Bedlinog History


Bedlinog (Welsh  Bedd Llwynog) “Grave of the Fox”

Bedlinog lies in the North East of Mid Glamorgan, high up in  the Taff Bargoed Valley.

Prior to the sinking of its collieries in the 1870’s, it was small hill farming community. It was Triangular in shape, with three quite separate clusters of villages.

At one end of the base lay Cwmfelin (Valley of the Mill) , near where a chapel Salem (1830) was erected and where the village square and Village Inn soon appeared.

About one mile away, another small settlement, known as the Coli, housed the early miners, who worked in the small drifts driven into the hillsides.

Near the top of the hill was Llwyn Crwn ( Round grove) where Bedlinog Colliery was sunk in 1874. In the years which followed Bedlinog grew into a closely knit community of miners and their families.


Origins of the name

There have been a number of suggestions over the years, the most popular being Bedd-Llwynog (grave of the fox) The area contained many a fox’s lair and attracted many huntsmen.

Another popular interpretation is Bedw-Llwynog (Birch grove)

Some have even suggested BeddLlynog ( Cynogs grave).

Cynog was a 6th century Celtic saint, who lived at the same time as Saint David, Patron saint of Wales.

The above was written by the staff and  school children of Afon Taf High school 1985).


The village grew rapidly with the sinking of the pits, with the building of pubs, schools and places of worship. By the First World War the population of Bedlinog had risen to 5,000.


The Bedlinog Colliery was sunk in 1874 by the Dowlais Iron Company, at a cost of £131,000. It consisted of No.1 Pit (582 yards deep) and No.2 Pit (580 yards deep).

The nearby Nantwen pit was opened in 1883 to increase bituminous coal supplies to the Dowlais Works. Together with the No. 8 Colly Level, they produced over 3,000 tons of coal per week.

The 1920’s saw a rapid decline of the coal industry in the area, due to depletion of profitable seams, and a decline in demand.

During the 1930’s, the industrial unrest at Taff Merthyr Colliery brought Bedlinog to national attention. Fighting on behalf of the S.W.M. Federation to uphold members democratic rights and defeat Company Unionism, Bedlinog was the scene of serious rioting.

Police were sent from Liverpool and Bristol, and a number of local people received prison sentences.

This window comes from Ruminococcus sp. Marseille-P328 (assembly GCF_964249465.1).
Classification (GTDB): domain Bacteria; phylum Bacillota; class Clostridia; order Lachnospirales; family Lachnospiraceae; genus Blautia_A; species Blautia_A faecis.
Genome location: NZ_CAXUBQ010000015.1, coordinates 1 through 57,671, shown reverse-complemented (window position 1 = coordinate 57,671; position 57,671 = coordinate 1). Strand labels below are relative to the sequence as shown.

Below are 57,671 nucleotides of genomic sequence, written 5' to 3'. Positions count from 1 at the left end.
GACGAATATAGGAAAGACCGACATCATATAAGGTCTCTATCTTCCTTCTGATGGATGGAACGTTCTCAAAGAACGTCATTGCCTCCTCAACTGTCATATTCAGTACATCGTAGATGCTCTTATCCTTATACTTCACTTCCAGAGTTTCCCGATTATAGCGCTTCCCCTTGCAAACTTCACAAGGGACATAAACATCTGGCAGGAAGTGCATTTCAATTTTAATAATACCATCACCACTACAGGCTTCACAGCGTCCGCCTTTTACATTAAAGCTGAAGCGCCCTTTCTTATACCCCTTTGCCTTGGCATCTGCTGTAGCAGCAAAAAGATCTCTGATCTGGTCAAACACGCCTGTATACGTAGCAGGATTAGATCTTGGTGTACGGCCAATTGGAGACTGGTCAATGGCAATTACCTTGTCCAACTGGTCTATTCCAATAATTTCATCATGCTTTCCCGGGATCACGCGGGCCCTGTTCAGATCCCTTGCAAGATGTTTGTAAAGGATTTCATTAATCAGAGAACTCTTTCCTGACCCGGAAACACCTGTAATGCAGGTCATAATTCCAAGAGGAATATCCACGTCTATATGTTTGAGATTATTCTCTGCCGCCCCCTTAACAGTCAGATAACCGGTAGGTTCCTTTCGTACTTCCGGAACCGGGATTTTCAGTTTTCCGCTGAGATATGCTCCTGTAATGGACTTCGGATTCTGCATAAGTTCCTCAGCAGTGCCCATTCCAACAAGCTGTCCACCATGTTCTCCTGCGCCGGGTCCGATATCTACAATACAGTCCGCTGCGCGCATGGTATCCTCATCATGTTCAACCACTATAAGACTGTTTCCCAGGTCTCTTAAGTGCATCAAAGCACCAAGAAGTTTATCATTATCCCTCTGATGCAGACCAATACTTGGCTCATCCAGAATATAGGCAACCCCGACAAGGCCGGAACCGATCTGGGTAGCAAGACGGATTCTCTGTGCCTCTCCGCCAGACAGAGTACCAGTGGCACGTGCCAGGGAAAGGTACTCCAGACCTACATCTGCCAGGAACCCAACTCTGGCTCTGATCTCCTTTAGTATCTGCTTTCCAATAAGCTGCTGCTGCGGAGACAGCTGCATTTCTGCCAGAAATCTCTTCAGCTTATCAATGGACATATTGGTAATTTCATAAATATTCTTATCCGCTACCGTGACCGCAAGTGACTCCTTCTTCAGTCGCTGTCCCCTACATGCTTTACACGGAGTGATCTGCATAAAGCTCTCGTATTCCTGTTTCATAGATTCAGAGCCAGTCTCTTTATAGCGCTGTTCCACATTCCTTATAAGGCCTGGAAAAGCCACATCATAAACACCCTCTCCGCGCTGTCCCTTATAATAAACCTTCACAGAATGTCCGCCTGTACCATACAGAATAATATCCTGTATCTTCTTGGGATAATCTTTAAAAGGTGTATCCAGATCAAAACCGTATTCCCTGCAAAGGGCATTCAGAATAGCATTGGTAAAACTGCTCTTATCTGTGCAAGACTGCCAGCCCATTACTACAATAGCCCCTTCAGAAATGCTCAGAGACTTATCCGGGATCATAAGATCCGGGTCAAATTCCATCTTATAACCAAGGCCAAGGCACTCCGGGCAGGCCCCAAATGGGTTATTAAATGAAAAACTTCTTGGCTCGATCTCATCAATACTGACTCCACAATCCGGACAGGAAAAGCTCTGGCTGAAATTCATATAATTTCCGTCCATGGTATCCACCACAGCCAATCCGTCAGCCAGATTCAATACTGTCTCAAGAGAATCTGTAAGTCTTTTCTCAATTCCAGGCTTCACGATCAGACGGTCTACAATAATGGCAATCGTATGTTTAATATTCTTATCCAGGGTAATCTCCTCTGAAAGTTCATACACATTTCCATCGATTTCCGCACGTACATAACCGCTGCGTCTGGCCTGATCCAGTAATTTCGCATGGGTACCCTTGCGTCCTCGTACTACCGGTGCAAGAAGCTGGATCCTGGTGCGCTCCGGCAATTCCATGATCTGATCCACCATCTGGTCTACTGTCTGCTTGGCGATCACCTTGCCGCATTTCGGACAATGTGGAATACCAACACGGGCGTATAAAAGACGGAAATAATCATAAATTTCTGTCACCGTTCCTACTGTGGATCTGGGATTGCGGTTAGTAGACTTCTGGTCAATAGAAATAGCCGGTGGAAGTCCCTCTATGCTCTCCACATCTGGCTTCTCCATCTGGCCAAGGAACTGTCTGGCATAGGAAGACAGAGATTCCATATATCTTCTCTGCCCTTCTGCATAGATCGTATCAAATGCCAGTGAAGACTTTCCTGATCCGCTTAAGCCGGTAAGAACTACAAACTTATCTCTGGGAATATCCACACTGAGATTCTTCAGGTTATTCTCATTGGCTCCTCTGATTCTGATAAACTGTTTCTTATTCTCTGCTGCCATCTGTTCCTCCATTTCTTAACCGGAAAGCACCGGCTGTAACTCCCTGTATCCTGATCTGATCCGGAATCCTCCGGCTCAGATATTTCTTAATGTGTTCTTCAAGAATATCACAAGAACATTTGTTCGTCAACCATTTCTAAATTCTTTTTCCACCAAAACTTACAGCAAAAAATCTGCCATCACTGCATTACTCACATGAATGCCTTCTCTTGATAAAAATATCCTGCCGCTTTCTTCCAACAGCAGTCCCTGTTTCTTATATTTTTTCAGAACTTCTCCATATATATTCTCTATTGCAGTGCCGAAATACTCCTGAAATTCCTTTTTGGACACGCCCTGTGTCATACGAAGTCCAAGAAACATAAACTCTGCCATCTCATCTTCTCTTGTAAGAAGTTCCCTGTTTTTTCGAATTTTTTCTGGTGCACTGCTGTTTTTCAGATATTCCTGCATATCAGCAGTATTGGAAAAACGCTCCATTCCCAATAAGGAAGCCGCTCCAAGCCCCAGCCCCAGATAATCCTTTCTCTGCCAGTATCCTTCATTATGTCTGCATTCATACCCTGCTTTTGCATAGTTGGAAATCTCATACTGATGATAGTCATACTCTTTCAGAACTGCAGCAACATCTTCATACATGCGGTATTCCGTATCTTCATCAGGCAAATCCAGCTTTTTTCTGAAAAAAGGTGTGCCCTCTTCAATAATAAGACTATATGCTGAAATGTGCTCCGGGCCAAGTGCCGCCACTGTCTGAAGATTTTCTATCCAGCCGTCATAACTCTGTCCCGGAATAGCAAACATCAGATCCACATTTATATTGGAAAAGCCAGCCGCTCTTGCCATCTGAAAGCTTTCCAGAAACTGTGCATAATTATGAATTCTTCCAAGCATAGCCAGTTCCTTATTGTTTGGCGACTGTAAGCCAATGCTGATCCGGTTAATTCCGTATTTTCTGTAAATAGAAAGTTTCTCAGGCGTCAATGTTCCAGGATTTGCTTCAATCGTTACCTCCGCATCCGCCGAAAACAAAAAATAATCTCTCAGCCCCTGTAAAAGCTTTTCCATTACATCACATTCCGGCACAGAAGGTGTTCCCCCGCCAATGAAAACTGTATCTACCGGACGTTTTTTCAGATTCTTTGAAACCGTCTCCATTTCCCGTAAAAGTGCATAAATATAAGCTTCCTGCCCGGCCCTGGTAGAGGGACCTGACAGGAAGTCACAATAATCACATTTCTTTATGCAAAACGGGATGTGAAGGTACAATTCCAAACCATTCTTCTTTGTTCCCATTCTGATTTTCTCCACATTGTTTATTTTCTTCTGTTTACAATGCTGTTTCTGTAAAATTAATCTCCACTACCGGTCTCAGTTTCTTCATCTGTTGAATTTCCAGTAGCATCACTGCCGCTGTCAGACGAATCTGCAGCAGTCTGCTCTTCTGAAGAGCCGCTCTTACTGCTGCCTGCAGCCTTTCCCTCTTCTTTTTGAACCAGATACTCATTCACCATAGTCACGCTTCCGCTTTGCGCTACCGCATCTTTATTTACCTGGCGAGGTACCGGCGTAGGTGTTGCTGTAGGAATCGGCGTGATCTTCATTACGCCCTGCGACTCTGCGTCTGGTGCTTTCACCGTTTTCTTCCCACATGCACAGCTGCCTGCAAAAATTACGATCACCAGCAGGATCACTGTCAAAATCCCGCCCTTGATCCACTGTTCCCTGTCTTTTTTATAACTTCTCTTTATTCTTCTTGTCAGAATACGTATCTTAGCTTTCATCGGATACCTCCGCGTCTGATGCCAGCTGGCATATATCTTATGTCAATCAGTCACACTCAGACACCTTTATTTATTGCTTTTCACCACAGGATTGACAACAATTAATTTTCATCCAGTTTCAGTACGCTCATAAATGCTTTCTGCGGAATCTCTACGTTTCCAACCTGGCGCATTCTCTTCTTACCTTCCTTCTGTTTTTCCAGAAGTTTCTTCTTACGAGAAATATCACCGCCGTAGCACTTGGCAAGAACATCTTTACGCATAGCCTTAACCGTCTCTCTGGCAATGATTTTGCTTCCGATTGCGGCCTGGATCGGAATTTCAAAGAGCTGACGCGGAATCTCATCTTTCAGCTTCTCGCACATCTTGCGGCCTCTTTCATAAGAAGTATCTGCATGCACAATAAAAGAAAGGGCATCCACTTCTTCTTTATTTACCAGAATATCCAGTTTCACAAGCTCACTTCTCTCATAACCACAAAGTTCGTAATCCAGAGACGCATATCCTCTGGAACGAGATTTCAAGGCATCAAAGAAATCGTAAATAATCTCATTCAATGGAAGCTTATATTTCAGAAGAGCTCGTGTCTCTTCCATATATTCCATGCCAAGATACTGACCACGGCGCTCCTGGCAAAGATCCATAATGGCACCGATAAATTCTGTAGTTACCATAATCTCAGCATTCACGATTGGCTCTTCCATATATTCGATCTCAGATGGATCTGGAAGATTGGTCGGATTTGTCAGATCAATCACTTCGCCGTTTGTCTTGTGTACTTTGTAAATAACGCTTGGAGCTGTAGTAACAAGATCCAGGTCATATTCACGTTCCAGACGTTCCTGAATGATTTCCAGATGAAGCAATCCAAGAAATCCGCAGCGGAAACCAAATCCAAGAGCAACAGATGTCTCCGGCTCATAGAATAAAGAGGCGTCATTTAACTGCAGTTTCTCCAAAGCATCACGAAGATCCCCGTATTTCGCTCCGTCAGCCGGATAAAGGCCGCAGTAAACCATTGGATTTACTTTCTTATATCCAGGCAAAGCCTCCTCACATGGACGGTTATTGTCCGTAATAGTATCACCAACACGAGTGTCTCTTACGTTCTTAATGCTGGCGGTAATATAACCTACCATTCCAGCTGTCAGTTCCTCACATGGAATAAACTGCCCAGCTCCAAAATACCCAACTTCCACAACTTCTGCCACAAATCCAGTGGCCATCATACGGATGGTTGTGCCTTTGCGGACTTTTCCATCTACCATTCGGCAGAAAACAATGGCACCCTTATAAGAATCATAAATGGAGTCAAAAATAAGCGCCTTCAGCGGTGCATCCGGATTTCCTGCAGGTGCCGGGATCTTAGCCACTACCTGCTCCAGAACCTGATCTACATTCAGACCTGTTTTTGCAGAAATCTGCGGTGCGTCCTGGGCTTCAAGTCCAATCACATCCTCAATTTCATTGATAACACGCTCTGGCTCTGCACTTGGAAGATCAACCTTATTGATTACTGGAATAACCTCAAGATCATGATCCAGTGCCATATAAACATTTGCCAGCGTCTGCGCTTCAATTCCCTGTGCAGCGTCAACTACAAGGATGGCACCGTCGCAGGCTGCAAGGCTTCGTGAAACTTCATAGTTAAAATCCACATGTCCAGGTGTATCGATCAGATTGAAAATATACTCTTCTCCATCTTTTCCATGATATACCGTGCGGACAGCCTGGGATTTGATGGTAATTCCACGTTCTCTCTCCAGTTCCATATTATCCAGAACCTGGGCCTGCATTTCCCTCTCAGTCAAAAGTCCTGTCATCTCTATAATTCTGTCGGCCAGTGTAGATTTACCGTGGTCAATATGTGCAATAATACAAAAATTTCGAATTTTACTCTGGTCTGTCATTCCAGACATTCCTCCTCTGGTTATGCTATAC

Only the deeper and more modern collieries were able to survive the difficulties of the 1920’s and 30’s. All Bedlinog collieries belonging to G.K.N. (as the Dowlais Iron, Steel and Coal Company became) were closed in 1924. Many miners found work, however, in the new nearby colliery at Taff Merthyr. Bedlinog Drift survived until 1956.

Coal Mining

During the middle of the 19Th Century, Bedlinog became more heavily populated, this was due to the new coal mines that were being opened in the village.

Please go to the colliery section of this website to read about the mines that once thrived in Bedlinog.


Religion played a big part in the lives of the villagers and chapels were opened throughout the village, St Cadogs church was built in 1911, but many of the chapels were built many years earlier.

Please go to the religious buildings part of the website for further information and pictures.


In the Sports section of Bedlinog we will try to go into more detail about the sports played in the village. Rugby Union is the main sport, but football, bowls and cricket teams also represent the village.

Barrie Bates, who was born in Bedlinog was one of the top darts players in the world.

Below is a Street map of Bedlinog (from Merthyr Library)


Finally we see a shot of the village from the opposite mountain taken in 1998. The industry has gone from the valley now and the adults have mainly had to seek employment out of the village.